Intel Core i7 Synthetic Benchmarks

We give you a one page article written with the benchmark monkey in mind! (We have a few around here too!). Core i7 965EE, 940, and 920 paced through four synthetic benchmarks and compared to Core 2 QX9770 and E8500. And we even throw in a little Prescott too, just because it was cold in the office.


All of our readers know that synthetic benchmarks have fallen out of favor with HardOCP over the years because many times those utilities do not point out the true abilities when it comes to the software you will be using to leverage your new hardware. On the other hand though, synthetic benchmarks are surely good tools when it comes to overclocking and tweaking your own setups and can be a great ruler when it comes down to finding out who has the biggest e-penآ…, I mean faster system setup.

We still use synthetic benchmarks around HardOCP on a daily basis because there is no quicker way of making sure your hardware is operating as it should be. And on the other hand, there is also no faster way of seeing what sort of real world performance advantages might be held within a new Core i7 processor, as we have in this case. But, donآ’t for a second think that just because you see a 25% synthetic performance increase that your gaming is going to get that much faster as well.

If you want to know more about the Core i7 / Nehalem processors themselves, we suggest you lend your ear to Intelآ’s Nehalem designer.

Test System Specifications:

Intel Core i7 965EE (3.2GHz - 24*133MHz), Core i7 940 (2.93 - 22*133MHz), Core i7 920 (2.66 - 20*133MHz)

ASUS P6T Deluxe X58 Motherboard

Corsair 3 x 2GB TRGX6G11600C8S @ 8-8-8-24-1.65v

Intel Core 2 Extreme QX9770 (3.2GHz آ– 16*200MHz), Core 2 Duo E8500 (3.16GHz - 9.5*167)

Corsair 2 x 2GB CM3X2048-1600C7DHXIN @ 8-8-8-24 @ 1.91v

Shared Components:

That all said, here are four of our all-time favorite CPU benchmarks.

Sisoft Sandra 2009

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Sandra's Drystone has been a standby since the late آ‘90s. It is quite simple, as are most of the benchmarks here, as it does arithmetic on the cores and measures the workload in Millions of Instructions Per Second, or MIPS.

The i7 965EE surprised even myself in this benchmark. There is a huge آ“WOWآ” factor here! Comparing our 965EE to the QX9770, which match up clock for clock, we see the 965EE post an increase of around 50% in this synthetic. When looking at our Core 2 3.16 scores, keep in mind that it is a dual core processor which is clearly shown by the Core 2 3.2GHz processor nearly perfectly doubling its score with the extra two cores.

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This Sandra benchmark takes square aim at the processors memory system that it relies on. Our Nehalem configuration is supported by a new on-die memory controller as well as triple channel DDR3. The integrated memory controller will tremendously cut down on latencies of the CPU having to go out to the northbridge, then to attached RAM and back. Instead, our CPU now stays on-die and goes out directly to RAM for memory calls. We also have an additional channel of DDR3 to rely upon compared to the dual channel DDR3 we are used to.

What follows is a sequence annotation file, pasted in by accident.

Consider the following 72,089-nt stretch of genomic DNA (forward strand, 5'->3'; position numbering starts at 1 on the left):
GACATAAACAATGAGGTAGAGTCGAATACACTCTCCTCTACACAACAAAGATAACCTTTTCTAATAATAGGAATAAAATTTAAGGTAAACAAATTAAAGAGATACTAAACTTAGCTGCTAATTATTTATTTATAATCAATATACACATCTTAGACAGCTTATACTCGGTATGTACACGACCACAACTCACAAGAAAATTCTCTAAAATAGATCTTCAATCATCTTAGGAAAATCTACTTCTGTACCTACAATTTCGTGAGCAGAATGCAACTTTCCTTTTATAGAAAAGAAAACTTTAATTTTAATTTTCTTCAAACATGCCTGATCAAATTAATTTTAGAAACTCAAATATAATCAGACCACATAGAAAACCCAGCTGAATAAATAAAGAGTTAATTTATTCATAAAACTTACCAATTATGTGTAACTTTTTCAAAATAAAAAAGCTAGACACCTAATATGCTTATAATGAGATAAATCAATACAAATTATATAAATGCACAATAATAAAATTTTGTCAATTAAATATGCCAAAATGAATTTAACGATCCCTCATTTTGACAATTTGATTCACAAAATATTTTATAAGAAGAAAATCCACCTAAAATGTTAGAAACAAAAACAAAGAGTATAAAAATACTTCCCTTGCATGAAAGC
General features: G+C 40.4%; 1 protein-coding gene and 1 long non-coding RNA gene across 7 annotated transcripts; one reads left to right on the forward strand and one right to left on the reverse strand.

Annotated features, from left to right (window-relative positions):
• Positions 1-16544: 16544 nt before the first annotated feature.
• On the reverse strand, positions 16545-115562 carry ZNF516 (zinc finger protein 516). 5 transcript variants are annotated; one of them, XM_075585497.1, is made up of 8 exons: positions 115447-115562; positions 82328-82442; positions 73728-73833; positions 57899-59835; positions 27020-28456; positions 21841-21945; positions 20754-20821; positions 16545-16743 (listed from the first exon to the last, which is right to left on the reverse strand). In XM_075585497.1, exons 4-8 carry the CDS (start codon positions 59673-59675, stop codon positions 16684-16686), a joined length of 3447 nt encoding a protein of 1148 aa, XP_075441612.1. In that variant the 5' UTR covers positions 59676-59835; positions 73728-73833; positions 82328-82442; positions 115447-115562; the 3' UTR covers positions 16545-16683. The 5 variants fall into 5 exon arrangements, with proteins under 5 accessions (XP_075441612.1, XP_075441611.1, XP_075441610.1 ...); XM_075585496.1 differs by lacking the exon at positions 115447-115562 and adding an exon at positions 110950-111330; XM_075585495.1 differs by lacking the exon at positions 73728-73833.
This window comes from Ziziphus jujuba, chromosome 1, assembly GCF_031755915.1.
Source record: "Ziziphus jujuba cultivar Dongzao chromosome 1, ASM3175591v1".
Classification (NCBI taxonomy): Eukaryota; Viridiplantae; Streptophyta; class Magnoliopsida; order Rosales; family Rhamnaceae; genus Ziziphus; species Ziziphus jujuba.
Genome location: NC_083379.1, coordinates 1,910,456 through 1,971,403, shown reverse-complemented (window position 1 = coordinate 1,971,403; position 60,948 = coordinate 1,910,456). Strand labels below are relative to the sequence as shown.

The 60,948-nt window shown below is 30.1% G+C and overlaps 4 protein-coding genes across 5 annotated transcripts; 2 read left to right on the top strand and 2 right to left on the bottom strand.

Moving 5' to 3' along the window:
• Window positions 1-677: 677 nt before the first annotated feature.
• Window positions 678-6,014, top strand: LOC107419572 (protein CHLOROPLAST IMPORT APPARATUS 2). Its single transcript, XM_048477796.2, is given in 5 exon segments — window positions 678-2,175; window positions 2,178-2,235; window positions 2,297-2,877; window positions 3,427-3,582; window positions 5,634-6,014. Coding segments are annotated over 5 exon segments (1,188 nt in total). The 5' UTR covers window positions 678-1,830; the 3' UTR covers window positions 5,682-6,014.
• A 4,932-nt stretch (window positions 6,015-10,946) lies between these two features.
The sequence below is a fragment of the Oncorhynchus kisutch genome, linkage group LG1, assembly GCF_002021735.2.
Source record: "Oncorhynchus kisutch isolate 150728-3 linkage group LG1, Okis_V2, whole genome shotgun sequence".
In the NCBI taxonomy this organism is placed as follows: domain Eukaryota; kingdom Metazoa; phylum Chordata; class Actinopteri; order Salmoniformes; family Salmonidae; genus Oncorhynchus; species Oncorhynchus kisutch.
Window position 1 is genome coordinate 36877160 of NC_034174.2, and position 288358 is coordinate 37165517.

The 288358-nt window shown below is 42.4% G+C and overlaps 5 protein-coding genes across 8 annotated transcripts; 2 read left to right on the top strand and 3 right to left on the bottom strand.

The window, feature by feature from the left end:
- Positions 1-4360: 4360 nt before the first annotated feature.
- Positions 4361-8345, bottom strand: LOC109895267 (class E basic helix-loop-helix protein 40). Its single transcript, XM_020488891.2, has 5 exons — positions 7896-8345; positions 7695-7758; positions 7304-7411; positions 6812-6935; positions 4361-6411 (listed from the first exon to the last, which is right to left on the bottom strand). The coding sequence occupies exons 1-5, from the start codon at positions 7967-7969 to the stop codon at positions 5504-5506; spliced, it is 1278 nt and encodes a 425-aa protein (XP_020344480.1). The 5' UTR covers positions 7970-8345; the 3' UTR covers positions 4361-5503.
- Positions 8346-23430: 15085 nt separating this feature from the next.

Again, I was surprised. We see the Core i7 965EE processors memory while running at 1600MHz (stock is 1333MHz) over triple the Core 2 processors supporting memory at the same speed and timings but being dual channel rather than triple.

While omitted from the chart our Pentium 4 2.8GHz Prescott with 800MHz dual channel DDR2 scores a whopping 4464MB/s.

Hiper Pi

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We use Hiper Pi around here for single threaded testing that uses آ“Super Piآ” but gets around some of the Vista incompatibilities that some of you may have seen. Hiper Pi can reach into more than one cores but we have used it for our standard single core arithmetic test that is generally used in the enthusiast hardware community.

While not as dramatic as the Sandra results above, clock-for-clock the i7-965EE is outpacing our QX9770 by around 15%. Our Pentium 4 2.8GHz took 47+ secondsآ…


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wPrime has become a favorite of ours in the last year or so. It is the perfect synthetic multi-threaded benchmark that we have found. Version 2.00 brings with it a nice face lift as well as some nice features. Reaching into all 4 physical cores and 4 HyperThreading آ“cores,آ” the i7 965 EE pulls in around 22% faster than the QX9770 clock-for-clock. Again we see our dual core 3.16GHz processor pull up the back of the pack. Our Pentium 4 2.8GHz took 91+ seconds.

The Bottom Line

Any way you slice it, the new Intel Nehalem desktop processor looks like a winner in the land of the benchmark. Even when the benchmarks are not done by Intel PR engineers! wink And incredibly, all of this was done inside power envelopes that we are already accustomed to. 130w TDP power envelopes are overstated. Even with our i7-965EE showing to be fully 100% loaded we never saw full system power pull over 280w at the wall, and this was with a GeForce GTX 280 running idle.

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Intel i7 Core Processors


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